One of Volkswagen’s latest concept cars teases what will eventually be the cheapest entry in the lineup of ID-branded electric vehicles.
Revealed at the IAA Mobility conference in Munich, Germany over the weekend, the id Life concept is a boxy little four-door compact car that is actually more reminiscent of the overly handsome Honda E than its more streamlined id siblings. It won’t go on sale until 2025 (which means we’re at least two years away from seeing a final production version), but when it does, VW says it will cost around €20,000 (about $24,000). Will be
That’s an incredibly aggressive price tag, and it’s one of the two big reasons VW (and the larger Volkswagen Group) have spent so many billions of dollars developing a modular “MEB” electric vehicle platform. Being able to power multiple cars at different price points with the same underlying technology is allowing the automaker to eventually charge much less for a capable EV without taking a total financial bath on the project. (The other reason was Dieselgate.)
The iD Life Concept will use a 57kWh capacity version of the MEB battery pack, which VW says can last about 400 kilometers (about 250 miles) on the European WLTP test cycle. A powerful 172kW motor (about 230 horsepower) will sit on the front axle – the id Life will be the first MEB car with front-wheel drive – and can propel the compact from 0 to 100 kph in just seven seconds.
A lot could happen in the next four years, but those specs are actually better than the current base model of the ID3, VW’s current entry-level, Golf-style electric vehicle.
ID is rare inside life. There’s a yoke-style steering wheel with touch-sensitive buttons, and no standard dashboard display – instead, VW imagines owners will leave their phone or tablet on a wooden dash and let those devices run the infotainment system . (There’s also a wireless charging… sleeve, or pocket, in the fabric of the driver’s side door.) The rear bench seat is smaller, and the front trunk is smaller, too, as it seems the front passenger takes up too much leg under the hood The space below that which is not occupied by the electric motor.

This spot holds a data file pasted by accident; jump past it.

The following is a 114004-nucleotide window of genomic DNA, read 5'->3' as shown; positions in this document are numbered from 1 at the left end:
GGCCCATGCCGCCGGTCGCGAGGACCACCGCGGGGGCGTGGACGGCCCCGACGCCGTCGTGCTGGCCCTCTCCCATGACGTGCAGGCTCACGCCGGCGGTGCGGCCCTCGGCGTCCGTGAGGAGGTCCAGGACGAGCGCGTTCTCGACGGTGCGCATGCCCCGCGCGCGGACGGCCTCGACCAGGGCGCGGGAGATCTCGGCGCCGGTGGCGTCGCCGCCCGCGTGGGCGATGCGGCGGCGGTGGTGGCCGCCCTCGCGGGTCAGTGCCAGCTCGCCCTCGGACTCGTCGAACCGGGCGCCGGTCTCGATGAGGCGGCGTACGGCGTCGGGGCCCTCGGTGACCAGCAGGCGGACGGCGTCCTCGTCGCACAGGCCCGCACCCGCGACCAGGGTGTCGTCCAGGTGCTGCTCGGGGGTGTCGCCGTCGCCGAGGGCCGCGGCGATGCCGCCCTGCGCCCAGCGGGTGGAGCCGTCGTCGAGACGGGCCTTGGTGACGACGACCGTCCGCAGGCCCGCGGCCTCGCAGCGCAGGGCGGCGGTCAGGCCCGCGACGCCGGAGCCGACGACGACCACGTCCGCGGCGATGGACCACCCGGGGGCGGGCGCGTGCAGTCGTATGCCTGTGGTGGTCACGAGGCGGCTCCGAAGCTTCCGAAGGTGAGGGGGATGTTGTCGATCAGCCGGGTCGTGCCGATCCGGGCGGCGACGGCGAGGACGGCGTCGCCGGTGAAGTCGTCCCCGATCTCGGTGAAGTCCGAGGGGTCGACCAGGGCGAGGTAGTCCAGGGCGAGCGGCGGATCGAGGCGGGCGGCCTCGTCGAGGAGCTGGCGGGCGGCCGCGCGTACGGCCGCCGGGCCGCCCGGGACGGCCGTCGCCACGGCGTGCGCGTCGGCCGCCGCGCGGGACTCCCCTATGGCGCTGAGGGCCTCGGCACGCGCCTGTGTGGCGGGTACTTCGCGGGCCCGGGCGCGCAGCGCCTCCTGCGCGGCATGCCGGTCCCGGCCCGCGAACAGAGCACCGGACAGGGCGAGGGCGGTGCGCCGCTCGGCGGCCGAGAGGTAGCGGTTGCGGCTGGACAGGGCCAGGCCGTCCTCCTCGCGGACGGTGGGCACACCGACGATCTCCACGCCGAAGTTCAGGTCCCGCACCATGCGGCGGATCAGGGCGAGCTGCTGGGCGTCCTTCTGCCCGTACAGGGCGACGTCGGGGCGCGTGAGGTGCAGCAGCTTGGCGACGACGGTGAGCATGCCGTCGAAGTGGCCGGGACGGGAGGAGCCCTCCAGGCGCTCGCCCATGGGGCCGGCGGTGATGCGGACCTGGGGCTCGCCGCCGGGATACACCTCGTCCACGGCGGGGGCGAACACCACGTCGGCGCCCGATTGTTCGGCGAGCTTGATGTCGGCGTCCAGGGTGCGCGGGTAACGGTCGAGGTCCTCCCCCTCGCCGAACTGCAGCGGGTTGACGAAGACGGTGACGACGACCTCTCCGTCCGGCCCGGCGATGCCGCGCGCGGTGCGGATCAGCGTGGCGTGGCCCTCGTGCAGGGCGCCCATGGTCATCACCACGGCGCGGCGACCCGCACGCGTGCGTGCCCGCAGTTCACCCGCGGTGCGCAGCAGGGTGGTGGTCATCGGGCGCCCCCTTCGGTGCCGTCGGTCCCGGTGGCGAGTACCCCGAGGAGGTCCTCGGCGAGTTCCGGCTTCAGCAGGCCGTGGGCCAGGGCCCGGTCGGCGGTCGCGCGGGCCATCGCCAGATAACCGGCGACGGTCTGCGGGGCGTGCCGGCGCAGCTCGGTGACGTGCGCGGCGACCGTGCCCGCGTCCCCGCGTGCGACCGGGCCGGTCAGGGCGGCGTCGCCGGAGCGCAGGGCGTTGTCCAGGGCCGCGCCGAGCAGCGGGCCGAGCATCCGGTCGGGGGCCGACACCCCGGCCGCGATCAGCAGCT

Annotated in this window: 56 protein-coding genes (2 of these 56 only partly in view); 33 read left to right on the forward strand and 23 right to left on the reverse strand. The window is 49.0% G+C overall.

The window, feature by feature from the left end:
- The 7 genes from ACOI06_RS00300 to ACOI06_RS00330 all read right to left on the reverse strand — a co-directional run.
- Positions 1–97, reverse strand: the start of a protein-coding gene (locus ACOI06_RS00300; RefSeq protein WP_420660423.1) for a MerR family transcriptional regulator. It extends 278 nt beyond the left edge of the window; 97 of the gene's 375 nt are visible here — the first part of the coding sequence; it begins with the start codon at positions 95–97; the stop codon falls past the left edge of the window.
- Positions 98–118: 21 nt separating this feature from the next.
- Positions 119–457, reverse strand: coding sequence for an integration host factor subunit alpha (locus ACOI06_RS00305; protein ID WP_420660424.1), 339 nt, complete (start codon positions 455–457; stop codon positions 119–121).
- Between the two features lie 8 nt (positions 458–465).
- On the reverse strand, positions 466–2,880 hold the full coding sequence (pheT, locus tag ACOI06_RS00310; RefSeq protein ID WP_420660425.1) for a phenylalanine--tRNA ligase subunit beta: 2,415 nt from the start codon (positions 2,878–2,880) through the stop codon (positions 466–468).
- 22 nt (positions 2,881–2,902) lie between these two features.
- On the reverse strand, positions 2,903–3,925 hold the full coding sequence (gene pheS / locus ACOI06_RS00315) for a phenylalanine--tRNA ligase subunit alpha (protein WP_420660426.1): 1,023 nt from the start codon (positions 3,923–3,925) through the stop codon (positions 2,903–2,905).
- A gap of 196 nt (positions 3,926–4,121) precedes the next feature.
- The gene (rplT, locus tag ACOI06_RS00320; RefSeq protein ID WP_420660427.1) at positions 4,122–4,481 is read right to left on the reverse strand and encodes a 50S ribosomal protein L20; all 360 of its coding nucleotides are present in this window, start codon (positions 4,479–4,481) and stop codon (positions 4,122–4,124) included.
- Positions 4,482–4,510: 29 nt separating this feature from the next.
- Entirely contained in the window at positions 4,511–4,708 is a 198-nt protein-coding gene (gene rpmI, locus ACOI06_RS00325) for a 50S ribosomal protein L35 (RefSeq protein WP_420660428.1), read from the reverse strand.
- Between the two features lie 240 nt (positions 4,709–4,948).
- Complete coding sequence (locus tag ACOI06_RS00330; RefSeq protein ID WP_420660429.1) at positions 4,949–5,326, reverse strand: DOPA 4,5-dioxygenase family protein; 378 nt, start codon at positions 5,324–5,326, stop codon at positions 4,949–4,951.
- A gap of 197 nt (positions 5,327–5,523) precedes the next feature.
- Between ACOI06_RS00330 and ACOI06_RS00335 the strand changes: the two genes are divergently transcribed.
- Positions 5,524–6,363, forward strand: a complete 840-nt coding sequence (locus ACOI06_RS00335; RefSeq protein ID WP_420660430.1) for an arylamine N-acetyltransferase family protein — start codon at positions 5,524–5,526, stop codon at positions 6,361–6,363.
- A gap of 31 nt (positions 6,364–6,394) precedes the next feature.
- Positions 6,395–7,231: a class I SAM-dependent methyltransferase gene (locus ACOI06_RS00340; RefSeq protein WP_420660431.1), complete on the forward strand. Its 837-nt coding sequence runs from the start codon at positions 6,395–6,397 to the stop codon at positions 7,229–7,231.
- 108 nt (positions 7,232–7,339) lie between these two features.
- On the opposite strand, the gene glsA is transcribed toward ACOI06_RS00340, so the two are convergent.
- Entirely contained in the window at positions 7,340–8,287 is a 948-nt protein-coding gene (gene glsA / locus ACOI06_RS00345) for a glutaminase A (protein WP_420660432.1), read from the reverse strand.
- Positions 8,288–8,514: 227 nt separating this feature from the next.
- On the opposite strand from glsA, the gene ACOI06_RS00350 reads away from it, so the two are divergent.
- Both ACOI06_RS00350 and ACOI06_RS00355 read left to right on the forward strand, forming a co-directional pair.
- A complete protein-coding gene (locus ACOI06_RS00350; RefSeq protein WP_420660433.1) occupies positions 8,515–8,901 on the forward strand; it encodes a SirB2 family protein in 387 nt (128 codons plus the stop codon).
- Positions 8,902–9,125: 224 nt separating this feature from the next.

Of course it wouldn’t be a good concept car without at least one ridiculous idea, which VW conveniently supplies in the form of an integrated projector and a projection screen that extends from the dash – the idea being that you can move the front seats. Fold down from the back bench seat of the can ID Life and watch a movie or play a video game. (VW even says it includes a video game console, though it doesn’t actually name one.)
Lastly, VW is promoting the idea of using lots of natural and recycled materials with the ID Life concept. There are wood chips in the exterior paint for coloring. The roof and hood are made from recycled PET bottles. tires are made of”[b]Io-oil, natural rubber and rice bran.” These are very popular ideas in concept cars, but the recyclable material is still slowly making its way into production vehicles, so it’s anyone’s guess whether it’s a real How much does id LIFE make that will be on the road in 2025.
Truly cheap electric cars have been elusive to date (outside China, at least). Tesla spent years promising a $35,000 Model 3, but didn’t fully deliver on that promise. (Its cheapest cars now cost around $40,000.) The latest electric Mini starts at around $30,000, and a few other EVs like the Hyundai Kona and Chevy Bolt are approaching that price tag—though they both have massively priced EVs. But have also dealt with the memories of the LG batteries around which they are built. Every major automaker has a new EV or two (or three) coming out in the next few years, but VW is probably the best bet for making something as affordable and capable as it promises with the id Life.